If ‘Document’ saw R.E.M. move wholeheartedly into the political rock arena, then its successor ‘Green’ cranked it up another gear. Released during the 1988 US Presidential election campaign, the band wore their colours on their sleeves, endorsing the Democrats while heavily criticising the Republican candidate George Bush. Among its main themes was environmentalism, the album title being the giveaway. Musically, the band regard it as experimental following Michael Stipe’s request that they “didn’t write any more R.E.M.-type songs.”
In the UK, it was released with no singles preceding it. I bought it on the day of release (7 November 1988), the first time I’d done that for an R.E.M. record. It wasn’t until late January 1989 that, Stand was issued as the first UK single from ‘Green’. I suppose it was the obvious choice, but it seems to confirm my previous observations in this series about the choice of singles the band (or label) made to promote their albums. This was the first R.E.M. record on a major label, yet the same theme remained. Peter Buck described Stand as “without a doubt the stupidest song we’ve ever written.” Stipe added that his lyrics were deliberately inane to match the “super bubblegummy songs” the band offered up following a discussion about 60s pop groups like the Banana Splits and the Archies.
mp3: R.E.M. – Stand
Does Stand represent ‘Green’? Absolutely not. Does it sound like an R.E.M. single? Totally. In fact, Warners thought it was worthy of releasing twice! First time around, the 7” was backed by a short instrumental called Memphis Train Blues, essentially a mandolin-led blues song. A typically throwaway, non-essential piece.
The 12” added an instrumental version of the album’s closing track. Unlisted on the album sleeve and label, the track was officially known as 11 for copyright purposes. On it, the band switched instruments with Buck on drums, Berry on bass and Mills on guitar. The b-side version was given the title (The Eleventh Untitled Song), was 45 seconds longer and omitted the vocal.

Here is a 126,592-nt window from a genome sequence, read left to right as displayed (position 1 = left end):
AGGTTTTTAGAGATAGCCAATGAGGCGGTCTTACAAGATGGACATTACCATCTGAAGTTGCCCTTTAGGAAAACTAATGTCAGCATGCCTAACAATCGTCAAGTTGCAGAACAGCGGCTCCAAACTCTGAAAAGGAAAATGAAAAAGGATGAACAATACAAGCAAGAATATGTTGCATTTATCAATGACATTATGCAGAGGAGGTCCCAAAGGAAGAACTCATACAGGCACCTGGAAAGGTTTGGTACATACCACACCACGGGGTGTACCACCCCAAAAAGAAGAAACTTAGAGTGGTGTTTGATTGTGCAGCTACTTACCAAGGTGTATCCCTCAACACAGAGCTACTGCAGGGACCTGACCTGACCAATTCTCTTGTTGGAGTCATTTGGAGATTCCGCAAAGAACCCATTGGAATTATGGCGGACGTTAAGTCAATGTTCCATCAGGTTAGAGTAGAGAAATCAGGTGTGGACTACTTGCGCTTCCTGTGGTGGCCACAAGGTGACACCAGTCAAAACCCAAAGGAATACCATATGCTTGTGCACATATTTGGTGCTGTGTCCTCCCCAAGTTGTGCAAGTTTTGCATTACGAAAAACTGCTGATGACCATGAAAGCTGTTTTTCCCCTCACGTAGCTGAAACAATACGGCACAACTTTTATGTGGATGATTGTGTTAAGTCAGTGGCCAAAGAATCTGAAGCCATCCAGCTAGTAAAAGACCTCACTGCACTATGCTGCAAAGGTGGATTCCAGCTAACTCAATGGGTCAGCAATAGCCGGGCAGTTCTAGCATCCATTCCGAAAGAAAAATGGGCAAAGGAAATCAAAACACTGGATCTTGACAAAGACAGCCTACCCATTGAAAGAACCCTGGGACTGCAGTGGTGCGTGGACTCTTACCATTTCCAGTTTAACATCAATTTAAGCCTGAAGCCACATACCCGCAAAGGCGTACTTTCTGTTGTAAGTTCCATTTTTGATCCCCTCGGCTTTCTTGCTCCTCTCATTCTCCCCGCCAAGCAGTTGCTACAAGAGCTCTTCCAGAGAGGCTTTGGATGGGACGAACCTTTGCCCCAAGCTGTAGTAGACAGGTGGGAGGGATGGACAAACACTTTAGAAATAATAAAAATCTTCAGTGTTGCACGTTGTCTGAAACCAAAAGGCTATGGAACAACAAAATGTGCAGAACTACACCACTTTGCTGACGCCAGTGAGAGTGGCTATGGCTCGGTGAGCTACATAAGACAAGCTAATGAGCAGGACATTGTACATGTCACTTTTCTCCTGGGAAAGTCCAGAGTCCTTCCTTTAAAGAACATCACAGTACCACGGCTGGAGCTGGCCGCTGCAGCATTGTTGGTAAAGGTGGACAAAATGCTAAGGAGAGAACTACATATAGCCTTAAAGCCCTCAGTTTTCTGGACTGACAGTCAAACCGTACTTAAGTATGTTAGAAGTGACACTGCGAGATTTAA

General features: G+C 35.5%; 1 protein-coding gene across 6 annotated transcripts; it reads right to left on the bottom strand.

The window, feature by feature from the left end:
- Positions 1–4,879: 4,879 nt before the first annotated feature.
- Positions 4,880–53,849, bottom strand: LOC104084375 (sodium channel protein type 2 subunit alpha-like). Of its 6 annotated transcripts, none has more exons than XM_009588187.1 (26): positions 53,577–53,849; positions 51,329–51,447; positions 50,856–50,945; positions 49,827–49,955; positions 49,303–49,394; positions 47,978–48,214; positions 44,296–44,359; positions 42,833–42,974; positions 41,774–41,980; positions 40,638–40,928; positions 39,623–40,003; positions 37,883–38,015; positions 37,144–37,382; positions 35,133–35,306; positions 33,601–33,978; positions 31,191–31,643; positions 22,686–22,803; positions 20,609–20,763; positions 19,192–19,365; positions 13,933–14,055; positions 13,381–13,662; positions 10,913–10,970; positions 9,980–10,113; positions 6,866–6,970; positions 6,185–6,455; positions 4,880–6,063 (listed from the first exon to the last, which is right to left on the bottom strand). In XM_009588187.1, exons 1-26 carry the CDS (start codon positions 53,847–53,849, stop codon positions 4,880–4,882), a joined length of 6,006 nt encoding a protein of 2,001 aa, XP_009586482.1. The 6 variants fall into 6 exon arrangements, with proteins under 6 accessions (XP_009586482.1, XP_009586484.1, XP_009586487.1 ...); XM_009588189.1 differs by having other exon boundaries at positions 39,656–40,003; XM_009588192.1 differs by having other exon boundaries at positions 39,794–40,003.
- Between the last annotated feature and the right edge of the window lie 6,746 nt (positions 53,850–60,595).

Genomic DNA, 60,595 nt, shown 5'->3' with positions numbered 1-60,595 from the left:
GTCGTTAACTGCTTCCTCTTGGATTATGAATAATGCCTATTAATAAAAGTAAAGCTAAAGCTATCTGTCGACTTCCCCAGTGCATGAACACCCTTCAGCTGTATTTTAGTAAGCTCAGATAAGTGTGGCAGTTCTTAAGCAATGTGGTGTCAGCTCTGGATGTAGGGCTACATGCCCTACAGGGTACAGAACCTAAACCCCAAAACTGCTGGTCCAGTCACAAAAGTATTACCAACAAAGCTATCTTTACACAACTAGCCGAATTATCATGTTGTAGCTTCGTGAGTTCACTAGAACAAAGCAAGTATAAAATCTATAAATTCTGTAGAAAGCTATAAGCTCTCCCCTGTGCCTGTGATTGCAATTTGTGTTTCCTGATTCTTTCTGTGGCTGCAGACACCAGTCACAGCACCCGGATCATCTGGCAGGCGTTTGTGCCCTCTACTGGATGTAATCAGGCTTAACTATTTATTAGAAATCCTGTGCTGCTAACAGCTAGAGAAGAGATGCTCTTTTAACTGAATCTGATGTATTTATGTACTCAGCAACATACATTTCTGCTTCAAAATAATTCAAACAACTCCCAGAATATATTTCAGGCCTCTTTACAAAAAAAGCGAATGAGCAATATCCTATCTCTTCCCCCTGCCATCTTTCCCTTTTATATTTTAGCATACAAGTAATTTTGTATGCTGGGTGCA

This original release stalled at #51, something of a dud when you consider the band’s increasing renown and ever-growing fan-base, coupled with the overtly radio-friendly nature of the song. So it’s perhaps no surprise that, given the next single became R.E.M.’s first UK top 30 hit, Stand was given a second crack at the whip later in the year, with new cover art to boot.
This time, the b-sides were a little more interesting. An acoustic version of ‘Green’’s opener Pop Song 89 graced the 7” format, while a live cover of the Ohio Players’ Skin Tight was added to the 12”.
The re-release coincided with the European leg of the Green Tour, the band’s biggest, most expansive jaunt to date. I had, just a month earlier, seen them for the first time at Wembley Arena in London. Unfortunately, none of this was enough to propel the single to dizzy heights, this time stalling at an only slightly better #48.
Stand was a better track than Cant Get There From Here, no doubt about it, but it still doesn’t rate among the band’s finest songs. It doesn’t rate among the finest songs on ‘Green’, in my opinion (they would be World Leader Pretend, Turn You Inside-Out and You Are The Everything). It did not give the band the super-sized global hit the record company had no doubt been hoping for, but mega-stardom was a lot closer than many people thought…